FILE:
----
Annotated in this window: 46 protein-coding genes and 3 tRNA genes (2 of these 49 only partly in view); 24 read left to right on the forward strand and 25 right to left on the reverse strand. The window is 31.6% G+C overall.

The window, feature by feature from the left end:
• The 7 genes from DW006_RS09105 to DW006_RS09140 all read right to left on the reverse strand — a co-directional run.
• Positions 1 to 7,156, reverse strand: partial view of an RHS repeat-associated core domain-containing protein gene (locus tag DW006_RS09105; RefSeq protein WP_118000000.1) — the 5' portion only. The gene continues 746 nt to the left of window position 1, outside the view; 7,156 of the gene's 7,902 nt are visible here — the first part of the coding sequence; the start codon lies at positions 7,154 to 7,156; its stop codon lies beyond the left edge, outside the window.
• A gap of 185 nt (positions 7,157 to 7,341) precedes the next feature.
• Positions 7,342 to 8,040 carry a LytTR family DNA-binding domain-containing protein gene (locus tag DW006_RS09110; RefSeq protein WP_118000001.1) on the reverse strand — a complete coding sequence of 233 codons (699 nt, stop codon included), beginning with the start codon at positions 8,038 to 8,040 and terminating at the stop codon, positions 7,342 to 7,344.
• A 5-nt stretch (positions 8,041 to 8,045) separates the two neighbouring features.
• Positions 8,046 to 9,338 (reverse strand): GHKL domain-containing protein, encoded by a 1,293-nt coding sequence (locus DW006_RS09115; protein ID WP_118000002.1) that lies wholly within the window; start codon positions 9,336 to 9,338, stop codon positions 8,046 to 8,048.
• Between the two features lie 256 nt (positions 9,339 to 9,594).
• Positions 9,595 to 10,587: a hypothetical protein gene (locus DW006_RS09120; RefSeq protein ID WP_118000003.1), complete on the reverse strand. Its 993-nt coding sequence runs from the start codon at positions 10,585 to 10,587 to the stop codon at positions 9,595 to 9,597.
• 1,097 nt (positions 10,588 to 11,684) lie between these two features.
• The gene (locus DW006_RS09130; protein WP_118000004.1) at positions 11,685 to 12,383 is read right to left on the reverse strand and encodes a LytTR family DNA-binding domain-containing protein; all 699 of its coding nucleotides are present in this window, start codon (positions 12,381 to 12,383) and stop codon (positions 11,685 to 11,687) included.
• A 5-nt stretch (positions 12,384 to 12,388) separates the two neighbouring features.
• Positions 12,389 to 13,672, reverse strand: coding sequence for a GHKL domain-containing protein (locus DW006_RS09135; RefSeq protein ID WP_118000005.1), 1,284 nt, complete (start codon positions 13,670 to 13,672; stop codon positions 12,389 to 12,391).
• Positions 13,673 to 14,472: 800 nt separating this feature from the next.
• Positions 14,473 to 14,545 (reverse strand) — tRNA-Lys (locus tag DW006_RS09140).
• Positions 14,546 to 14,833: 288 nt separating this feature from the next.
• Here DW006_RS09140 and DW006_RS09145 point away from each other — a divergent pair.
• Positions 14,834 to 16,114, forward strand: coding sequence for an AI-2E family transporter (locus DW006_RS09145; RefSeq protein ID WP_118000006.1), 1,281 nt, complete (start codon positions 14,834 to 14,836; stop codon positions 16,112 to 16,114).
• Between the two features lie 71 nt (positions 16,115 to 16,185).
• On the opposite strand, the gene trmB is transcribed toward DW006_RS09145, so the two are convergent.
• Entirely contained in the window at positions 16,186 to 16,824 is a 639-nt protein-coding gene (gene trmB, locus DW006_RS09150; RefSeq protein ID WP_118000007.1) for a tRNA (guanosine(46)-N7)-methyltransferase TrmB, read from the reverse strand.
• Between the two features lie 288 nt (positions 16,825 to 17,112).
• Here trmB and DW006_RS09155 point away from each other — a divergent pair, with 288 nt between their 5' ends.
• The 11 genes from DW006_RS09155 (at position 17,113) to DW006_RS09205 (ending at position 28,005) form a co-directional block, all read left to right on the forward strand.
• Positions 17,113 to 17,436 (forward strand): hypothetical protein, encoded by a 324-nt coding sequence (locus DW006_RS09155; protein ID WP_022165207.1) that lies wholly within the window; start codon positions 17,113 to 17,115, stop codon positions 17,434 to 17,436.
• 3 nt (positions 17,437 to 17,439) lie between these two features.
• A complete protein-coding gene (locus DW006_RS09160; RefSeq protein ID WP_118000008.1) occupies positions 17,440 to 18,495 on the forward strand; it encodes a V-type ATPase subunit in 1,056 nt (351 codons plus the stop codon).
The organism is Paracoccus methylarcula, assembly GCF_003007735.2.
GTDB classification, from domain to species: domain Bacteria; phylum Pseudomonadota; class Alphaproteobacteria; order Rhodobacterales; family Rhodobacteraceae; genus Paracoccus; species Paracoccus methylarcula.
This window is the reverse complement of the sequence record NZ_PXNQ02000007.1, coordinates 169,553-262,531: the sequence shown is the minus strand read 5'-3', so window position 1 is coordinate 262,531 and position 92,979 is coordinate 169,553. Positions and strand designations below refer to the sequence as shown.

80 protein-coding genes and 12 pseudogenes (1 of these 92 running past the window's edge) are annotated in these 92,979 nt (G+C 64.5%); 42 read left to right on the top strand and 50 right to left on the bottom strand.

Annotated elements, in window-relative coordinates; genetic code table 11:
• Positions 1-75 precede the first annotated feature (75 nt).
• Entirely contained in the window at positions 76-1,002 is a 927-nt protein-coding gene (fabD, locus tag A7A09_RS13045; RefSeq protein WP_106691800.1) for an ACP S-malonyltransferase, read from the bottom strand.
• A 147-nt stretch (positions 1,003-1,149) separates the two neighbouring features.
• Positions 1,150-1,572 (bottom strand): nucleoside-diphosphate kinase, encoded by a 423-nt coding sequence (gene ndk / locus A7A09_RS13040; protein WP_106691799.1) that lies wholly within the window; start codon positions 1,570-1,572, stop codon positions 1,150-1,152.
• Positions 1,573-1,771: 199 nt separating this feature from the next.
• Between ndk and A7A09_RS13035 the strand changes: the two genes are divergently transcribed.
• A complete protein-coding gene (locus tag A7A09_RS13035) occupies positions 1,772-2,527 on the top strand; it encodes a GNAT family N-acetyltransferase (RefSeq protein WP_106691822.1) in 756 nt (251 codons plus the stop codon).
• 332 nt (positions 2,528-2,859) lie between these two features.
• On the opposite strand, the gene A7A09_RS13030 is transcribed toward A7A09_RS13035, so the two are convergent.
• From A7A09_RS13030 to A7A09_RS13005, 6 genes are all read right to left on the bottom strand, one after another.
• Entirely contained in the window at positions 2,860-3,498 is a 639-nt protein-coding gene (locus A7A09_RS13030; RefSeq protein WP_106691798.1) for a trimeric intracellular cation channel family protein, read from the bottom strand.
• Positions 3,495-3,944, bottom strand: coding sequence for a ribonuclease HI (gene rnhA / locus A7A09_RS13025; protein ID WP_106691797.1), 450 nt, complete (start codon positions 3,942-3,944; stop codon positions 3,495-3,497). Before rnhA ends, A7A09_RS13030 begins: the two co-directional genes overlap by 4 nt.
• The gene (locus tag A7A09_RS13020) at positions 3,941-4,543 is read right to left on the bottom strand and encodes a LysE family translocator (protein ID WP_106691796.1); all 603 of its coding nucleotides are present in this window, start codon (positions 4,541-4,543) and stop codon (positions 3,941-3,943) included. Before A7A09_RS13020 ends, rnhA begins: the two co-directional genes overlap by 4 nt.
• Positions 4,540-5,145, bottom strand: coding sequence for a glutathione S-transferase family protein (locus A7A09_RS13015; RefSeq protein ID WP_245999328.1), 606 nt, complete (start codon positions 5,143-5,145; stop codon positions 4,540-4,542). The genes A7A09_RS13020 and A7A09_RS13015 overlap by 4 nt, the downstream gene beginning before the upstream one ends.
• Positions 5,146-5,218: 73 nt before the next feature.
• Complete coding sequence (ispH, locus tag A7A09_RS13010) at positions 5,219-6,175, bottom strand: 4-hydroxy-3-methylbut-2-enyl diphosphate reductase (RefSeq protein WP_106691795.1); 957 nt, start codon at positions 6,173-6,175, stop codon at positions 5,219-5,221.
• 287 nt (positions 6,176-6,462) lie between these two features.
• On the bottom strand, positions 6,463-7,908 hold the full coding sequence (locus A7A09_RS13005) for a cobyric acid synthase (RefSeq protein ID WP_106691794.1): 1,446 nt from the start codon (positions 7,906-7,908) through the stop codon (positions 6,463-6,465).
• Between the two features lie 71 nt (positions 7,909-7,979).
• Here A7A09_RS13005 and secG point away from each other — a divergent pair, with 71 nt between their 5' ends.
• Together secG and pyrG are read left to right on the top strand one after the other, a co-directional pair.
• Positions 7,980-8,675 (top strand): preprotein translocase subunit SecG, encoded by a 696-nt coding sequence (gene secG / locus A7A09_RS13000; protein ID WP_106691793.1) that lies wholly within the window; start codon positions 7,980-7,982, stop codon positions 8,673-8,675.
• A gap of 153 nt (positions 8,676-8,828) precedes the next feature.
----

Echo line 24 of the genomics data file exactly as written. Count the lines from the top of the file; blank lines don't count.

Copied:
• Here trmB and DW006_RS09155 point away from each other — a divergent pair, with 288 nt between their 5' ends.